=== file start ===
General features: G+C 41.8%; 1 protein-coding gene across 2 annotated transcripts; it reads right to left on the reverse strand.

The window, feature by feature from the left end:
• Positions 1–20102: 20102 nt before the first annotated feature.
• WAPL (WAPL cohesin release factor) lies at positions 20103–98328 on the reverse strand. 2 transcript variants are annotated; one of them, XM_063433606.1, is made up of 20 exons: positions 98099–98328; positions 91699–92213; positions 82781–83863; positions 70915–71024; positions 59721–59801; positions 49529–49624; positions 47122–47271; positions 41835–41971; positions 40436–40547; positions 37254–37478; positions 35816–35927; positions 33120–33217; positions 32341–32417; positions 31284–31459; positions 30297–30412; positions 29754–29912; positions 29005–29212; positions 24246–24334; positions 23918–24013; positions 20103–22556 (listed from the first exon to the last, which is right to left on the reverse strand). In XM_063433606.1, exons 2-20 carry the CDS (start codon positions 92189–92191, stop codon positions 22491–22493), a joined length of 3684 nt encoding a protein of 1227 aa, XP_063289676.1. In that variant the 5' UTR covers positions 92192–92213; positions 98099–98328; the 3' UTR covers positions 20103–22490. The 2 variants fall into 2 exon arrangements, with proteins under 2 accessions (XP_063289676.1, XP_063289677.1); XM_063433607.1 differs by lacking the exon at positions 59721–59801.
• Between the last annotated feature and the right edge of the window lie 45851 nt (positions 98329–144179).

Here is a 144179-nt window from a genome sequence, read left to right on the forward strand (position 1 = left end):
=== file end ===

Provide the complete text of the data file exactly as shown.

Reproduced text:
General features: G+C 41.8%; 1 protein-coding gene across 2 annotated transcripts; it reads right to left on the reverse strand.

The window, feature by feature from the left end:
• Positions 1–20102: 20102 nt before the first annotated feature.
• WAPL (WAPL cohesin release factor) lies at positions 20103–98328 on the reverse strand. 2 transcript variants are annotated; one of them, XM_063433606.1, is made up of 20 exons: positions 98099–98328; positions 91699–92213; positions 82781–83863; positions 70915–71024; positions 59721–59801; positions 49529–49624; positions 47122–47271; positions 41835–41971; positions 40436–40547; positions 37254–37478; positions 35816–35927; positions 33120–33217; positions 32341–32417; positions 31284–31459; positions 30297–30412; positions 29754–29912; positions 29005–29212; positions 24246–24334; positions 23918–24013; positions 20103–22556 (listed from the first exon to the last, which is right to left on the reverse strand). In XM_063433606.1, exons 2-20 carry the CDS (start codon positions 92189–92191, stop codon positions 22491–22493), a joined length of 3684 nt encoding a protein of 1227 aa, XP_063289676.1. In that variant the 5' UTR covers positions 92192–92213; positions 98099–98328; the 3' UTR covers positions 20103–22490. The 2 variants fall into 2 exon arrangements, with proteins under 2 accessions (XP_063289676.1, XP_063289677.1); XM_063433607.1 differs by lacking the exon at positions 59721–59801.
• Between the last annotated feature and the right edge of the window lie 45851 nt (positions 98329–144179).

Here is a 144179-nt window from a genome sequence, read left to right on the forward strand (position 1 = left end):